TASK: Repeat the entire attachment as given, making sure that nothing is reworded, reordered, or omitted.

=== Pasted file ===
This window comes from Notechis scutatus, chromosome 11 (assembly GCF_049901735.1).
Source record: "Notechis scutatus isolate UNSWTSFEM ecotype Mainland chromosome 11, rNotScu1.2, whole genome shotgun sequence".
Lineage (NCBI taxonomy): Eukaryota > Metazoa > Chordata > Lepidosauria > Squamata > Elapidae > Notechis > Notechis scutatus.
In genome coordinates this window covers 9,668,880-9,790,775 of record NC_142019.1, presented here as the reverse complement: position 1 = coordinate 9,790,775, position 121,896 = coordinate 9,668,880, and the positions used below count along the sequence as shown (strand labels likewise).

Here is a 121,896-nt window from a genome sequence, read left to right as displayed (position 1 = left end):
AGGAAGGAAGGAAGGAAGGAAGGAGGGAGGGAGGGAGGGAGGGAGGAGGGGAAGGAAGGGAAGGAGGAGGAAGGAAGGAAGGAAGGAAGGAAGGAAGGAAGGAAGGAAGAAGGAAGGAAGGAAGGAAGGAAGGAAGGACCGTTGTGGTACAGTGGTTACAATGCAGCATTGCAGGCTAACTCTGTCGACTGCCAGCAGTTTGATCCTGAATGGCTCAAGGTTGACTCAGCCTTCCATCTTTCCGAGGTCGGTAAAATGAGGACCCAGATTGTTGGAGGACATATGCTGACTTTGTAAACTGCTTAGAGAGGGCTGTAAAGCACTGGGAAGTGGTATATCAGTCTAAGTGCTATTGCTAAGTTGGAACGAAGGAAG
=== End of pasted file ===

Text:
This window comes from Notechis scutatus, chromosome 11 (assembly GCF_049901735.1).
Source record: "Notechis scutatus isolate UNSWTSFEM ecotype Mainland chromosome 11, rNotScu1.2, whole genome shotgun sequence".
Lineage (NCBI taxonomy): Eukaryota > Metazoa > Chordata > Lepidosauria > Squamata > Elapidae > Notechis > Notechis scutatus.
In genome coordinates this window covers 9,668,880-9,790,775 of record NC_142019.1, presented here as the reverse complement: position 1 = coordinate 9,790,775, position 121,896 = coordinate 9,668,880, and the positions used below count along the sequence as shown (strand labels likewise).

Here is a 121,896-nt window from a genome sequence, read left to right as displayed (position 1 = left end):
AGGAAGGAAGGAAGGAAGGAAGGAGGGAGGGAGGGAGGGAGGGAGGAGGGGAAGGAAGGGAAGGAGGAGGAAGGAAGGAAGGAAGGAAGGAAGGAAGGAAGGAAGGAAGAAGGAAGGAAGGAAGGAAGGAAGGAAGGACCGTTGTGGTACAGTGGTTACAATGCAGCATTGCAGGCTAACTCTGTCGACTGCCAGCAGTTTGATCCTGAATGGCTCAAGGTTGACTCAGCCTTCCATCTTTCCGAGGTCGGTAAAATGAGGACCCAGATTGTTGGAGGACATATGCTGACTTTGTAAACTGCTTAGAGAGGGCTGTAAAGCACTGGGAAGTGGTATATCAGTCTAAGTGCTATTGCTAAGTTGGAACGAAGGAAG